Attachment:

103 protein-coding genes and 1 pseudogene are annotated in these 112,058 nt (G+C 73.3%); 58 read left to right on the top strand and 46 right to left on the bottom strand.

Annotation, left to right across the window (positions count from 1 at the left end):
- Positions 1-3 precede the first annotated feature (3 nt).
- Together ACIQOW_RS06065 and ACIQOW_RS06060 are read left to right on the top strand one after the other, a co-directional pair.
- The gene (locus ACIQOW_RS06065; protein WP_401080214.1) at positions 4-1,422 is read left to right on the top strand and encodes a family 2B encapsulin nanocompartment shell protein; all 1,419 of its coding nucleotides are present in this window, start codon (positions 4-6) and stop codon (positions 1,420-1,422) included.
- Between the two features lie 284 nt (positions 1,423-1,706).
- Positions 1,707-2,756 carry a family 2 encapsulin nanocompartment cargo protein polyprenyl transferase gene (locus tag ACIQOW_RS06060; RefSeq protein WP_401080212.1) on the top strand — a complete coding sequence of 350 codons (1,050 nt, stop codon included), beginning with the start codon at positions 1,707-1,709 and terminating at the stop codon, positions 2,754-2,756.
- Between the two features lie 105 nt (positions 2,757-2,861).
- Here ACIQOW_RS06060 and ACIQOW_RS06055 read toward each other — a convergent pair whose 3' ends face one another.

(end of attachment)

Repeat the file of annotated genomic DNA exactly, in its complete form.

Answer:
103 protein-coding genes and 1 pseudogene are annotated in these 112,058 nt (G+C 73.3%); 58 read left to right on the top strand and 46 right to left on the bottom strand.

Annotation, left to right across the window (positions count from 1 at the left end):
- Positions 1-3 precede the first annotated feature (3 nt).
- Together ACIQOW_RS06065 and ACIQOW_RS06060 are read left to right on the top strand one after the other, a co-directional pair.
- The gene (locus ACIQOW_RS06065; protein WP_401080214.1) at positions 4-1,422 is read left to right on the top strand and encodes a family 2B encapsulin nanocompartment shell protein; all 1,419 of its coding nucleotides are present in this window, start codon (positions 4-6) and stop codon (positions 1,420-1,422) included.
- Between the two features lie 284 nt (positions 1,423-1,706).
- Positions 1,707-2,756 carry a family 2 encapsulin nanocompartment cargo protein polyprenyl transferase gene (locus tag ACIQOW_RS06060; RefSeq protein WP_401080212.1) on the top strand — a complete coding sequence of 350 codons (1,050 nt, stop codon included), beginning with the start codon at positions 1,707-1,709 and terminating at the stop codon, positions 2,754-2,756.
- Between the two features lie 105 nt (positions 2,757-2,861).
- Here ACIQOW_RS06060 and ACIQOW_RS06055 read toward each other — a convergent pair whose 3' ends face one another.